‘Closures’ Report Reveals Inconsistencies
(This article by then-Executive Vice President Cliff Guffey first appeared in the March/April 2010 issue of The American Postal Worker magazine.)
Call it what you will, shuttering retail Postal Service facilities reduces public service, and the public has been watching.
Late last year, the Congressional Research Service issued a report titled “Post Office and Retail Facility Closures: Overview and Issues for Congress.” The study chronicles customer-service-reduction efforts, beginning with the original notification on May 15 that postal managers would evaluate more than 3,100 offices for possible closure, and documents activities through the announcement in November that only 241 offices were being considered for consolidation. (A USPS notice posted Dec. 14 — after the OIG report was issued — trimmed the list to 168 offices.)
Because the Congressional Research Service is a non-partisan division of the Library of Congress, I find it noteworthy that the study repeatedly reminds members of Congress of Title 39 of the Code of Federal Regulations. The report cites a provision of Section 403(b), which emphasizes the USPS obligation to offer public access to its essential services: The provision says, “Congress assigned the USPS the general duties to: establish and maintain postal facilities of such character and in such locations that postal patrons throughout the Nation will, consistent with reasonable economies of postal operations, have ready access to essential postal services.”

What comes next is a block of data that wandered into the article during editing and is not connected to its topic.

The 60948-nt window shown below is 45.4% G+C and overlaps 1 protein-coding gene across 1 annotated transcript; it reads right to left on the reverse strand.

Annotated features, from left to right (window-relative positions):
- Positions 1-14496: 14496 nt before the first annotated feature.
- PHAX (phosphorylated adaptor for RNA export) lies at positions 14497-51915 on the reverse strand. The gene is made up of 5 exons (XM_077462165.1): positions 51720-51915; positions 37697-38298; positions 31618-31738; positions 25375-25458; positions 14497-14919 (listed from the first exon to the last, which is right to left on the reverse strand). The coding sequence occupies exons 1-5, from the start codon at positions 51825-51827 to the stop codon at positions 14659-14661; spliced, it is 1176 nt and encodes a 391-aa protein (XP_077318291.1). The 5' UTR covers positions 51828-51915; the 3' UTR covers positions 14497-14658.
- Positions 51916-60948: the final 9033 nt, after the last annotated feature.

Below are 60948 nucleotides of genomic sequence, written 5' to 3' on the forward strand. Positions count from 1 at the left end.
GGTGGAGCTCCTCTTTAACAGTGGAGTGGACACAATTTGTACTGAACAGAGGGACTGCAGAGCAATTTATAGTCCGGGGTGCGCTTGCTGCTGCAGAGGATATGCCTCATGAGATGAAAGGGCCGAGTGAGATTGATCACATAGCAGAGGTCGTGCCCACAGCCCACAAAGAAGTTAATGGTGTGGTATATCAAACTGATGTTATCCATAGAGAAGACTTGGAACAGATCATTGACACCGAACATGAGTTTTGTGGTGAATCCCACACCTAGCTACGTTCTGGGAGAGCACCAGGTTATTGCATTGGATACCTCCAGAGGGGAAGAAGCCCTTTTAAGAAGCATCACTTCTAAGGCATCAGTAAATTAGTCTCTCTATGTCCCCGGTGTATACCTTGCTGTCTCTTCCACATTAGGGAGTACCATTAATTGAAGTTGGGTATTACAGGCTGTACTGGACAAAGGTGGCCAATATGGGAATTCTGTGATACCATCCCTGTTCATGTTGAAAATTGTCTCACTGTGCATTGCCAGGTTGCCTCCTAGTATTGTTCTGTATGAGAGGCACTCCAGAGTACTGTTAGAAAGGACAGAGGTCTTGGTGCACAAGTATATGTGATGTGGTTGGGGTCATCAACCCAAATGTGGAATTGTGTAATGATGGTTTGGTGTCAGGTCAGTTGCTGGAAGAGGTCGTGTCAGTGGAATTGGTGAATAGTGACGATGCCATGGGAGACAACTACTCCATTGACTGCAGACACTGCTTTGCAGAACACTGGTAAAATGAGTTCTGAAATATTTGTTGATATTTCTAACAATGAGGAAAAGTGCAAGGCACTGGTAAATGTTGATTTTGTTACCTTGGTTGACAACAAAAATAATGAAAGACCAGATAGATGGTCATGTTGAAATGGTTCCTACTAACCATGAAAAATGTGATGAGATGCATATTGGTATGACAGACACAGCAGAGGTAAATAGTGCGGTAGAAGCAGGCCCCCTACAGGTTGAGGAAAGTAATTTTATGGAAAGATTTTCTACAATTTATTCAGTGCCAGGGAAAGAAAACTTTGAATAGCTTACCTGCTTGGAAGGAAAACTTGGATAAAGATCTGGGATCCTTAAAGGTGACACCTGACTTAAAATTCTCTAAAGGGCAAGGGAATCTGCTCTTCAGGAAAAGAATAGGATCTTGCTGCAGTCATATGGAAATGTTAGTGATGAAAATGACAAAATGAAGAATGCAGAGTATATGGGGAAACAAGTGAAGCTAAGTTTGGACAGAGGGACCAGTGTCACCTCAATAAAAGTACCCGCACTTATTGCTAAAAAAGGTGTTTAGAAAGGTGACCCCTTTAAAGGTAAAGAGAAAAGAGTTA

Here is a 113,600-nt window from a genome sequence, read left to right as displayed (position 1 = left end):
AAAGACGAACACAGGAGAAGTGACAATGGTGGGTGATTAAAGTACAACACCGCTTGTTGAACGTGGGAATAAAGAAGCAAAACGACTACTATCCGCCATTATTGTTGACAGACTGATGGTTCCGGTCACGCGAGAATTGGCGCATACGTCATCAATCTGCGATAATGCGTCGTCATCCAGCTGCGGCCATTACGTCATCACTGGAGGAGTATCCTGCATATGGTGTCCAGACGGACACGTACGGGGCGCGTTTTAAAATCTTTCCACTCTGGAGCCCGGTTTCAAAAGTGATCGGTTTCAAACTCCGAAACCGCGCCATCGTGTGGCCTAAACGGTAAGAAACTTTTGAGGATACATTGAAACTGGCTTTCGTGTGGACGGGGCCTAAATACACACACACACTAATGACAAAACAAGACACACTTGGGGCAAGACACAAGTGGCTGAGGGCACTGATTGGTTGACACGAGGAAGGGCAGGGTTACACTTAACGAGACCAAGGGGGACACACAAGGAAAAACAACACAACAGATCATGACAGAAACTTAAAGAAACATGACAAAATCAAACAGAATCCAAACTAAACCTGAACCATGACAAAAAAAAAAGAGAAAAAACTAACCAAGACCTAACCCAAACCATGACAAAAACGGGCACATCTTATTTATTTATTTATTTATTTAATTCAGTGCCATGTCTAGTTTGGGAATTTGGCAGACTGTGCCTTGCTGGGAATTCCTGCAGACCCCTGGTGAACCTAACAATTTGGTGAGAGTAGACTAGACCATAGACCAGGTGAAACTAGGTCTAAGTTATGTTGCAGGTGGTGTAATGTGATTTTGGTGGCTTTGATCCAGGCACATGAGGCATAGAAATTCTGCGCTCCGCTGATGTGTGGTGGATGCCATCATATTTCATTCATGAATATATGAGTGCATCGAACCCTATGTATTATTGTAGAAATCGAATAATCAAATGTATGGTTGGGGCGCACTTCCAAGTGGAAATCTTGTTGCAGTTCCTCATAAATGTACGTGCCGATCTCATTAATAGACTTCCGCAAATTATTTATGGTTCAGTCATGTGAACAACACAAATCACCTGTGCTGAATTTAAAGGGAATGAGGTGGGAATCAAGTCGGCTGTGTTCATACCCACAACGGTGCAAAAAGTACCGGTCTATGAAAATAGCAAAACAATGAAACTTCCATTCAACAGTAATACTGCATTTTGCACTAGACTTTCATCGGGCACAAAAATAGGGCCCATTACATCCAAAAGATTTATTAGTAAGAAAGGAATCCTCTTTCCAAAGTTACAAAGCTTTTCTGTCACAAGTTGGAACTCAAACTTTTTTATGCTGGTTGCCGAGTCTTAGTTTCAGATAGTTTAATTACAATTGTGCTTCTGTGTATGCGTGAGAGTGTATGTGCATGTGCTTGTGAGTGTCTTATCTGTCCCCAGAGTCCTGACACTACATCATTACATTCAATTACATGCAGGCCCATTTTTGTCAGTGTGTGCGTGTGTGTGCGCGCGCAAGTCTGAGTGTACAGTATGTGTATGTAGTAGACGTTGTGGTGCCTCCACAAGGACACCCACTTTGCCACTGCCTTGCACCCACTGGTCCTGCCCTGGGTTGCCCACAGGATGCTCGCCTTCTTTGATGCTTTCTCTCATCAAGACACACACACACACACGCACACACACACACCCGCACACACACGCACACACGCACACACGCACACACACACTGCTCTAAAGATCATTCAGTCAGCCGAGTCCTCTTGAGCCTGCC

This passage interests me because the USPS maintains that its proposals take into consideration alternatives for public access to postal services — but often the alternatives the USPS offers are non-postal contract facilities.
A Different Perspective
When the Postal Service announces its intent to close a station or branch, it often tries to blur the distinction between USPS facilities and private-contractor facilities. The Postal Service considers Contract Postal Units (CPUs) “postal facilities,” even though they do not provide USPS services exclusively. Furthermore, staffers at CPUs are not postal professionals: They are not subject to the extensive training and screening our members receive. In fact, they don’t even have to fly the flag.